Thursday, December 03, 2009


This article originally appeared in the 12.3.09 issue of Metroland.

Like it was any secret, the extreme far right, increasingly known simply as the Republican Party, showed its true un-American stripes again last week. While parading as the “law and order” party (“as opposed to what?” he asks rhetorically), Republicans have long been too willing to simply throw the “law” part out the window. Once again, the GOP has demonstrated that it is simply the “order” party, with that order coming at whatever cost to freedom, justice, the rule of law, and sanity.

To start, let’s accept that Republicans have essentially abdicated any pretense of participatory democracy or considered argument; instead they reflexably oppose anything, anything at all, proposed by Obama and the Democrats. This opposition typically takes the form of memes and talking points fed to elected Republican leaders through corporate-financed think-tank consultants and from the fertile, ratings-obsessed minds of folks like Rush Limbaugh and any number of people at Fox News. You’ve seen it on an almost daily basis during the past year.

So, it was not surprising, but still disappointing, when the faux-patriots attacked Attorney General Eric Holder’s decision to try a handful of alleged 9-11 conspirators in U.S. Federal Court in Manhattan. Not only did they attack Holder, they attacked, in the most blatant and ridiculous way, our system of justice.

These pathetic little white men squawked that the accused terrorists might be acquitted! They prattle on about “high-priced defense lawyers” and “juries” and “remember what happened with OJ”. In other words, the Republican Party is arguing that our court system is rigged, is a failure, and cannot be trusted with dispensing justice ever, and especially when the stakes are high. Ergo, when those stakes are high enough, we must trash any semblance of the rule of law or justice, and simply hang whomever comes along.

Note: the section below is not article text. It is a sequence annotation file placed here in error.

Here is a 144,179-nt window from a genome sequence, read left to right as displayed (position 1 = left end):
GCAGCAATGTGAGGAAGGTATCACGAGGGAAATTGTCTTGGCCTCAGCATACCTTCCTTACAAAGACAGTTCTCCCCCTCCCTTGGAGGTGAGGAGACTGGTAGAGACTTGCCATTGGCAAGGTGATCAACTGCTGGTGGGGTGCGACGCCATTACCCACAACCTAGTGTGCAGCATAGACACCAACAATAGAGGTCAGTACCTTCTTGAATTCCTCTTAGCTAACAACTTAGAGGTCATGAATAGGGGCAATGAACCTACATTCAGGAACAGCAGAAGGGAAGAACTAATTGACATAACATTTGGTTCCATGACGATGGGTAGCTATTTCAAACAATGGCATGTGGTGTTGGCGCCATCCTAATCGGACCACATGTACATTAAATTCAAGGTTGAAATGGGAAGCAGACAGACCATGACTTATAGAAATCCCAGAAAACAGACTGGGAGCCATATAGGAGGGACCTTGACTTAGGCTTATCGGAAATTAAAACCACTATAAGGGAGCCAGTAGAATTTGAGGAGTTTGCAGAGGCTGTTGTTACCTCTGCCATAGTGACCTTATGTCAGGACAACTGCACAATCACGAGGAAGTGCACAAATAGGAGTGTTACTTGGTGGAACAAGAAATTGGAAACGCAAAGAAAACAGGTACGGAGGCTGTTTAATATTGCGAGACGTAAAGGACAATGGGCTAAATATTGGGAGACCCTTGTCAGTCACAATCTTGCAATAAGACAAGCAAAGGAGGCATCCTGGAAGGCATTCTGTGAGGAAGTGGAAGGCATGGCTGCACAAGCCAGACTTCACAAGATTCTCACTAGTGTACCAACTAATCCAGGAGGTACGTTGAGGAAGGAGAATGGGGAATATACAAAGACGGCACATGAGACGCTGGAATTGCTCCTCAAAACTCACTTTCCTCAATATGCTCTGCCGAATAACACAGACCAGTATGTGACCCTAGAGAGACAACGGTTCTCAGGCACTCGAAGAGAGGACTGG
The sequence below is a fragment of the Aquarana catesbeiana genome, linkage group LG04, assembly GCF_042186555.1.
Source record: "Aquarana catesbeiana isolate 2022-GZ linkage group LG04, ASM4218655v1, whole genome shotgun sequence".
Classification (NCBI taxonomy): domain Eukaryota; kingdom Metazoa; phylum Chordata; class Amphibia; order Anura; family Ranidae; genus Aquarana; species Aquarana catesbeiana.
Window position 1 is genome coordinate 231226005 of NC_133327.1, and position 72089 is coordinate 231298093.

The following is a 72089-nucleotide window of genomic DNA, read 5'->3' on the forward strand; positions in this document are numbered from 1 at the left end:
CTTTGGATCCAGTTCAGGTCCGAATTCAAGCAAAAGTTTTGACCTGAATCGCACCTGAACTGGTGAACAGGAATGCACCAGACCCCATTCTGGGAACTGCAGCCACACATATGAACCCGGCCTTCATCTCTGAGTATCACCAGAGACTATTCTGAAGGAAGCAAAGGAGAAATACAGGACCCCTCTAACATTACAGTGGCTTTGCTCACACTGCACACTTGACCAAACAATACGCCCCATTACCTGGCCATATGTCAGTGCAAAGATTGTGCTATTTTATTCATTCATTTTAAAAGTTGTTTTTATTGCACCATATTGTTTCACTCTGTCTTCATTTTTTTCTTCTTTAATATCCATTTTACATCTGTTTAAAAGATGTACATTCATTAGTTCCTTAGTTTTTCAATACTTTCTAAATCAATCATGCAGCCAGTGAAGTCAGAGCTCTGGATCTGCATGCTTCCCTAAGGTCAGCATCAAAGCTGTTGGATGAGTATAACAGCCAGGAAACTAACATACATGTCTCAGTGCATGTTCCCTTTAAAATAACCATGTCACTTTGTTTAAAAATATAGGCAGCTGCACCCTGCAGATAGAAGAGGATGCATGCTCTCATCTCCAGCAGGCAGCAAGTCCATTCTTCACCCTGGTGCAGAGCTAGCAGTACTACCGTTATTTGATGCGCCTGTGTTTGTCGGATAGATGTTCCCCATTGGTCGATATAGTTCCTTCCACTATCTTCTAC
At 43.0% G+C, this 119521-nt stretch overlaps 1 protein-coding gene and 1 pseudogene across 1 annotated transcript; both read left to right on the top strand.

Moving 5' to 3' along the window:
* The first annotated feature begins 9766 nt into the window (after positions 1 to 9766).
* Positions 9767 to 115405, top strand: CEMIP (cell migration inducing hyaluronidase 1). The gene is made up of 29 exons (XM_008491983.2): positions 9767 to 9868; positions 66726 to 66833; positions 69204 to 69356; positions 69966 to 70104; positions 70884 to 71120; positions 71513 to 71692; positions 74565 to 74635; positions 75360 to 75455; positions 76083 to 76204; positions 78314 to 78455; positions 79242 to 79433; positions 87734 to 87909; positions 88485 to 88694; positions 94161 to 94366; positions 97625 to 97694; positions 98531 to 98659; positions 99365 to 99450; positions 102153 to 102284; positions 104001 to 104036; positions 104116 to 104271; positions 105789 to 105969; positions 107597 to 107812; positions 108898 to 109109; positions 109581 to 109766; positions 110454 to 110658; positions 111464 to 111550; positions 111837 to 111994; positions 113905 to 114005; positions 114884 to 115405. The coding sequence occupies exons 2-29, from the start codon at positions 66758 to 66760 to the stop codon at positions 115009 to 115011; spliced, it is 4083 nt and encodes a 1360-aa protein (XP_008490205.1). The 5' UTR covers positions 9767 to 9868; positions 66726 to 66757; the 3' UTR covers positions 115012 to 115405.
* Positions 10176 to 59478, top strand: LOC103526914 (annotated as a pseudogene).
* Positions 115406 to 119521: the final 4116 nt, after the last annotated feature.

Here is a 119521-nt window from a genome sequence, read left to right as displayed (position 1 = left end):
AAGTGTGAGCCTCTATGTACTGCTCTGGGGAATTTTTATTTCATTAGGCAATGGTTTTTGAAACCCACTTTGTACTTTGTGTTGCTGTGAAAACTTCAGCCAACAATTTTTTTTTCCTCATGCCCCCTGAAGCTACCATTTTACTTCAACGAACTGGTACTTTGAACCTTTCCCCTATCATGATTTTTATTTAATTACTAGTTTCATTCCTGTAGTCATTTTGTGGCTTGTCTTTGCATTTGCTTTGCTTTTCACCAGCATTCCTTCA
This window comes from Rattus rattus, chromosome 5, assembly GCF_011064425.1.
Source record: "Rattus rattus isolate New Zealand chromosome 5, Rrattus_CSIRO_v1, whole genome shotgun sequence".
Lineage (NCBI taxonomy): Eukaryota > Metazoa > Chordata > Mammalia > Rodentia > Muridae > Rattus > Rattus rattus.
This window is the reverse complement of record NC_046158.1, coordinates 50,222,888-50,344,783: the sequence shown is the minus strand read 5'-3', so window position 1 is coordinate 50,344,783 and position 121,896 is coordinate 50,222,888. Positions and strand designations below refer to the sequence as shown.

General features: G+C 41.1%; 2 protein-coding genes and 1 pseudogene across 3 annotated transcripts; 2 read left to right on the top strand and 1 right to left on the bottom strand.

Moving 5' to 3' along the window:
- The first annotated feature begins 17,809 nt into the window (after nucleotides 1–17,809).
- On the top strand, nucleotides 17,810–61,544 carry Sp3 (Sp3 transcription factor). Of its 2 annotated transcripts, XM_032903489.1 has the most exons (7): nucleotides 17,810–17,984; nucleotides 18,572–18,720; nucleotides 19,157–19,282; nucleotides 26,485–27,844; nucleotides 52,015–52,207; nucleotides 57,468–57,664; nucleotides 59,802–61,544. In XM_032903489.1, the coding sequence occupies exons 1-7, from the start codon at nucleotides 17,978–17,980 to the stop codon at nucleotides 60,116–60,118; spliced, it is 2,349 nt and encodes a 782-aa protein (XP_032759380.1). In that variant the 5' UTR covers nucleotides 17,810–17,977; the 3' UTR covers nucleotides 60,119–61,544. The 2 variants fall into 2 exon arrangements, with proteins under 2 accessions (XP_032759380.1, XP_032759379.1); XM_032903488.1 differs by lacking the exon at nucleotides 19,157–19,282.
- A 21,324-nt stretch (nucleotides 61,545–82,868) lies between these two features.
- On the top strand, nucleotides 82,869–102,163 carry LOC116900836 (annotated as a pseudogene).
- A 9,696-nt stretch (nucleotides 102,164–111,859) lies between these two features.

OK, I’m a little hyperbolic. Maybe just a little. But the fact remains that the Republican Party is more than willing to marginalize and demonize our entire judicial system, because, you know, we gotta make Obama look bad. Nothing else really matters.

The fact is that our criminal justice system has checks and balances, and that if law enforcement doesn’t do its job right, bad guys can sometimes go free. And the standards of whether law enforcement is doing its job right is an ever-evolving set of rules designed to balance personal liberty (also known as freedom) and public safety. For it to be otherwise would mean a totalitarian police state, which is apparently what the Republicans would prefer (with exception made, or course, for Christian white men with guns).

In a quote well known to every law school student, British jurist William Blackstone said “Better that ten guilty persons escape than that one innocent suffer.” Meaning, that if a criminal justice system in a civilized society should err, it should favor innocence. That the imprisonment (in Texas, add death) of one innocent person is so morally intolerable, so repugnant, that the price of insuring that it doesn’t happen is letting some bad guys go. And this isn’t some new wacky liberal concept. Blackstone made this statement in the 1700’s. Right around the time he coined the phrase “the pursuit of happiness.”

“Law and order” types have a real hard time embracing Blackstone’s statement. Actually so do a lot of people, including me. Ten? Yeow! I’ll give you maybe five. (For a mindbending exploration of what’s become known as “Blackstone’s Quotient” take a look at the paper “n Guilty Men” by Alexander Volokh, available at But most of us are in line with the general concept.

Now, I’m sure not advocating these demented fanatic terrorists (and I’m not aware there’s anybody out there who thinks these guys are not, in fact, really terrorists) be set free, or even to allow for a reasonable possibility for that to happen. What I am saying, and what Holder is saying, is that our system of criminal justice is capable of doling out proper justice transparently, under one set of rules for all. I’ll note that Holder expects that the prosecution will seek the death penalty, and will get it.

All this right-wing reflexive and ultimately undemocratic nonsense is frustrating and infuriating, especially since so many normal citizens buy into it, hook, line, and tea-bag. But again, not surprising. We live in a country that has elected George W. Bush twice in the last ten years and there’s no reason to think that Obama’s election suddenly transformed the nation into one teeming with intelligence, critical thought, historical perspective, and reason.

But we can continue to hope.